2023年6月22日 星期四

Ukraine War ‘Turned Everything Upside Down’ in This Polish Town 在這波蘭小鎮 俄烏戰爭「讓一切天翻地覆」

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2023/06/23 第438期 訂閱/退訂看歷史報份
紐時周報精選 Ukraine War 'Turned Everything Upside Down' in This Polish Town 在這波蘭小鎮 俄烏戰爭「讓一切天翻地覆」
The 'Peace Dividend' Is Over in Europe. Now Come the Hard Tradeoffs. 歐洲「和平紅利」沒了 面臨艱難權衡
Ukraine War 'Turned Everything Upside Down' in This Polish Town 在這波蘭小鎮 俄烏戰爭「讓一切天翻地覆」
文/Andrew Higgins

在這波蘭小鎮 俄烏戰爭「讓一切天翻地覆」

Set in a thick forest, ringed by limpid lakes and free of violent crime, the town of Borne Sulinowo in northwestern Poland has undeniable bucolic charm — except for the ghosts on every eerily quiet street of the Nazi and then Soviet soldiers who built it.


Governed for the past three decades by Poland, the town was controlled by and was part of Germany before World War II, seized by the Red Army in 1945 and occupied by Moscow's forces until 1992. For a time, it embraced its dark side, eager to attract visitors and money to a forlorn and formerly forbidden zone so secret it did not appear on maps.


Military re-enactors, including enthusiasts from Germany and Russia, visited each year to stage a parade, dressed in Soviet and Nazi uniforms, which are banned from public display in Germany.


A Polish businessperson opened the Russia Hotel, decorating it with photographs of himself and a friend dressed in Russian military uniforms and with communist-era banners embroidered with images of Vladimir Lenin. His other ventures in the town included a cafe named after Grigori Rasputin and boozy, Russia-themed corporate events.


Russia's full-scale of invasion of Ukraine stopped all that. Kitsch became offensively creepy.


"Everything changed very quickly," said Monika Konieczna-Pilszek, the manager of the Russia Hotel and daughter of its founder. Online reviews, she said, suddenly went from "commenting on our food to talking about burning us down."


She told her father they had to change the name. "Instead of attracting people, it was repelling them," she said. The inn is now called the Borne Sulinowo Guesthouse. A big Soviet banner hung in the hallway next to its restaurant has been turned around so Lenin is no longer visible.


"Nobody wants to be reminded of Russia these days," Konieczna-Pilszek said.


Dariusz Tederko, a local official responsible for promoting the town, lamented that the war in Ukraine "has turned everything upside down." The military re-enactors, he said, are no longer welcome. The Russians couldn't come anyway because of a government ban.


Trying to draw more Poles and Western Europeans, he now promotes the town's less-triggering charms. "We have lots of beautiful heather," he said, waving a brochure with pictures of hiking trails and wildflowers.


"Everything Russian stopped being funny after the war in Ukraine," he lamented.



The 'Peace Dividend' Is Over in Europe. Now Come the Hard Tradeoffs. 歐洲「和平紅利」沒了 面臨艱難權衡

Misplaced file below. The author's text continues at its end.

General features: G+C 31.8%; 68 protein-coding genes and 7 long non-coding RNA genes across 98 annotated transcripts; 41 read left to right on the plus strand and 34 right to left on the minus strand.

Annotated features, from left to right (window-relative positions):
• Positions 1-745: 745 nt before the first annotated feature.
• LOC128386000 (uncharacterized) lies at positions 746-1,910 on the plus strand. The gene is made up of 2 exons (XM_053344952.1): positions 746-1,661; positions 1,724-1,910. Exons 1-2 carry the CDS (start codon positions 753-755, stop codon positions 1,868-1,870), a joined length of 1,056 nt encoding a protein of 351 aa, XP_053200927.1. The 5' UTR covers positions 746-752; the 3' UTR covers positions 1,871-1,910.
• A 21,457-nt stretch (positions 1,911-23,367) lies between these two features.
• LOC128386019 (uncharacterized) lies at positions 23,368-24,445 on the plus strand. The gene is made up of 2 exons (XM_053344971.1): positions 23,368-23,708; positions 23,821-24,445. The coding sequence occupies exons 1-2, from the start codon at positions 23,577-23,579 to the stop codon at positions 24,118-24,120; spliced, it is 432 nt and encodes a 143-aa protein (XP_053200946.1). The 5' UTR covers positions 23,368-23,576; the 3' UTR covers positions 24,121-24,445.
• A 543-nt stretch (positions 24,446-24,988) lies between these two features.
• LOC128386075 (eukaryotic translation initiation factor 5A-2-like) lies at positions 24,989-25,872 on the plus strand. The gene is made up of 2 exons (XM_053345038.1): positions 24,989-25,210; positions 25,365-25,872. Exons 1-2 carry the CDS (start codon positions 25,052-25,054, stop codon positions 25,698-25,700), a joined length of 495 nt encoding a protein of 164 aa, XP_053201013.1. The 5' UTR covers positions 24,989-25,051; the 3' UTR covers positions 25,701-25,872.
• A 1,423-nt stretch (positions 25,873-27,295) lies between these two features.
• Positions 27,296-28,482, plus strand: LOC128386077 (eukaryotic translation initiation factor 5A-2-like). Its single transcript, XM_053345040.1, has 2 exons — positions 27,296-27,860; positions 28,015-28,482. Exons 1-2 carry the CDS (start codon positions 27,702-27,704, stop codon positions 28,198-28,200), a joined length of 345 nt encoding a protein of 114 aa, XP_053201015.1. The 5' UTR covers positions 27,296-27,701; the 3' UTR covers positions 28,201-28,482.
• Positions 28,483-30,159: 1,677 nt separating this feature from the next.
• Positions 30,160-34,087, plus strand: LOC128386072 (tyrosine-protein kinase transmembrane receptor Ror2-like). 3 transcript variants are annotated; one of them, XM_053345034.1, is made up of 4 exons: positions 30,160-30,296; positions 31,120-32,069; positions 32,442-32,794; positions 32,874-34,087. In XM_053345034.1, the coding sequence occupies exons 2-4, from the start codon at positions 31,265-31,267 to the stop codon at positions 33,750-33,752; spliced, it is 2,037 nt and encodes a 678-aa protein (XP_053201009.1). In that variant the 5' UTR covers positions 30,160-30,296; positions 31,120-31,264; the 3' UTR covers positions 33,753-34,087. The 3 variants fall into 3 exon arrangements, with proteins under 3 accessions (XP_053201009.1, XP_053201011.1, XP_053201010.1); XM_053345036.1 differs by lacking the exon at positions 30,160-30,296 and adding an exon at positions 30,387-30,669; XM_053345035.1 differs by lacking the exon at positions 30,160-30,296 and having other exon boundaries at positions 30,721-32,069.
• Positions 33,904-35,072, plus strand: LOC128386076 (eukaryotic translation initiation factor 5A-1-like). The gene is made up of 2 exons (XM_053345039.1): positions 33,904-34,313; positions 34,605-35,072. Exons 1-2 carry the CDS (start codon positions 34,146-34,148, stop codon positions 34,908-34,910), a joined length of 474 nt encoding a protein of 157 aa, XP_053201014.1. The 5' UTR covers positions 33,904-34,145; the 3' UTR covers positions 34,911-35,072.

文/Patricia Cohen , Liz Alderma

歐洲「和平紅利」沒了 面臨艱難權衡

In the 30 years since the Iron Curtain came crashing down, trillions of dollars that had been dedicated to Cold War armies and weapons systems were gradually diverted to health care, housing and schools.


That era — when security took a back seat to trade and economic growth — abruptly ended with Russia's invasion of Ukraine last year.


"The peace dividend is gone," Kristalina Georgieva, the head of the International Monetary Fund, recently declared, referring to the mountains of cash that were freed up when military budgets shrank. "Defense expenditures have to go up."


The urgent need to combat a brutal and unpredictable Russia has forced European leaders to make excruciating budgetary decisions that will enormously affect people's everyday lives. Do they spend more on howitzers or hospitals, tanks or teachers, rockets or roadways? And how to pay for it: raise taxes or borrow more? Or both?


The sudden security demands, which will last well beyond an end to the war in Ukraine, come at a moment when colossal outlays are also needed to care for rapidly aging populations, as well as to avoid potentially disastrous climate change. The European Union's ambitious goal to be carbon neutral by 2050 alone is estimated to cost between $175 billion and $250 billion each year for the next 27 years.


"The spending pressures on Europe will be huge, and that's not even taking into account the green transition," said Kenneth Rogoff, an economics professor at Harvard. "The whole European social safety net is very vulnerable to these big needs."


Before war broke out in Ukraine, military spending by the European members of NATO was expected to reach nearly $1.8 trillion by 2026, a 14% increase over five years, according to research by McKinsey & Co. Now, spending is estimated to rise between 53% and 65%.


That means hundreds of billions of dollars that otherwise could have been used to, say, invest in bridge and highway repairs, child care, cancer research, refugee resettlement or public orchestras is expected to be redirected to the military.




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